Key Clinical Updates in Somatic Symptom Disorders (Abnormal Illness Behaviors)
Cognitive behavioral therapy has been shown to be an effective treatment for somatoform disorders by reducing physical symptoms, psychological distress, and disability.
ESSENTIALS OF DIAGNOSIS
Prominent physical symptoms may involve one or more organ systems and are associated with distress, impairment, or both.
Sometimes able to correlate symptom development with psychosocial stresses.
Combination of biogenetic and developmental patterns.
Any organ system can be affected in somatic symptom disorders. In DSM-5, somatic symptom disorders encompass disorders that were listed under somatic disorders in DSM-IV, including conversion disorder, hypochondriasis, somatization disorder, and pain disorder secondary to psychological factors. Vulnerability in one or more organ systems and exposure to family members with somatization problems plays a major role in the development of particular symptoms, and the “functional” versus “organic” dichotomy is a hindrance to good treatment. Clinicians should suspect psychiatric disorders in a number of conditions. For example, 45% of patients describing palpitations had lifetime psychiatric diagnoses including generalized anxiety, depression, panic, and somatic symptom disorders. Similarly, 33–44% of patients who undergo coronary angiography for chest pain but have negative results have been found to have panic disorder.
In any patient presenting with a condition judged to be somatic symptom disorder, depression must be considered in the diagnosis.
A. Conversion Disorder (Functional Neurologic Symptom Disorder)
“Conversion” of psychic conflict into physical neurologic symptoms in parts of the body innervated by the sensorimotor system (eg, paralysis, aphonic) is a disorder that commonly occurs concomitantly with panic disorder or depression. The somatic manifestation that takes the place of anxiety is often paralysis, and in some instances the dysfunction may have symbolic meaning (eg, arm paralysis in marked anger so the individual cannot use the arm to strike someone). Nonepileptic seizures can be difficult to differentiate from intoxication states or panic attacks and can occur in patients who also have epileptic seizures. Lack of postictal confusion, closed eyes during the seizure, ictal crying, and a fluctuating course can suggest nonepileptic seizures; some symptoms such as asynchronous movements or pelvic thrusting can occur in both nonepileptic seizures and frontal lobe seizures (see also Chapter 24).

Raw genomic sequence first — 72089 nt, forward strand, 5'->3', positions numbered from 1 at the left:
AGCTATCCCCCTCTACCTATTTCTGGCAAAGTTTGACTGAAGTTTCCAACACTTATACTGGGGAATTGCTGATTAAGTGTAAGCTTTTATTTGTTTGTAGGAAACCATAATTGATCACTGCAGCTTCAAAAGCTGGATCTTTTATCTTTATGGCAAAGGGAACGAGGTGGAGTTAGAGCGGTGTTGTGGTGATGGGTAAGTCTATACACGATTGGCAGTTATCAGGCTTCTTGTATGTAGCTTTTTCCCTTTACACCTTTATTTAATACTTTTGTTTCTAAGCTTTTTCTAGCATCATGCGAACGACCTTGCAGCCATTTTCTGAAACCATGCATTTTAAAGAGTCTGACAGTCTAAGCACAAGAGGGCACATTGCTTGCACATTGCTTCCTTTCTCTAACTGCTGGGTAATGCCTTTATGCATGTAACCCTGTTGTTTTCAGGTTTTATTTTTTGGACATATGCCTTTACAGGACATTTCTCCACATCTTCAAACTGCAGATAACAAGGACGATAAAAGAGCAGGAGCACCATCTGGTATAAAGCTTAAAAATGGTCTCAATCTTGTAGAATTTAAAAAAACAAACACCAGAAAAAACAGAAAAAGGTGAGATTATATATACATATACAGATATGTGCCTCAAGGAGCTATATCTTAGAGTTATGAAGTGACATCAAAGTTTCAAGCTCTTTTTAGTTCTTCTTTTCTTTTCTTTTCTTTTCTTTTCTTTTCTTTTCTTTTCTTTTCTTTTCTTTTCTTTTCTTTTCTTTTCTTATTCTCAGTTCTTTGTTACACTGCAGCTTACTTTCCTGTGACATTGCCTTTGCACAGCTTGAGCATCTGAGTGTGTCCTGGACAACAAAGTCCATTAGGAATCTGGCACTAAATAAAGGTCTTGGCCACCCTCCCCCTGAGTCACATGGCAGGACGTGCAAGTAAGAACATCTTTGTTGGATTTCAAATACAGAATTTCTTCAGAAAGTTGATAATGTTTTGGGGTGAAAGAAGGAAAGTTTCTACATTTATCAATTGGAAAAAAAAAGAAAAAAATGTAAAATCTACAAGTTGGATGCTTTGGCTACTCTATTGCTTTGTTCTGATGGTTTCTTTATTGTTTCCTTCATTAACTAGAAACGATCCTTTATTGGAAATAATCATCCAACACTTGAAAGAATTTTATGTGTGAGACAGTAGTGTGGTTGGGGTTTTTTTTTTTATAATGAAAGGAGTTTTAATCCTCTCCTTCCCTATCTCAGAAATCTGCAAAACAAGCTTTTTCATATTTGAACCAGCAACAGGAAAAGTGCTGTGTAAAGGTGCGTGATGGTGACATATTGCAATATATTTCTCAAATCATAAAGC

Electroencephalography, particularly in a video-electroencephalography assessment unit, during the attack is the most helpful diagnostic aid in excluding epileptic seizures. A serum prolactin levels rise more than twice baseline abruptly in the postictal state is more likely to be associated with an epileptic seizure. La belle indifférence (an unconcerned affect) is not a significant identifying characteristic, as commonly believed, since individuals even with genuine medical illness may exhibit a high level of denial. It is important to identify physical disorders with unusual presentations (eg, multiple sclerosis, systemic lupus erythematosus).
B. Somatic Symptom Disorder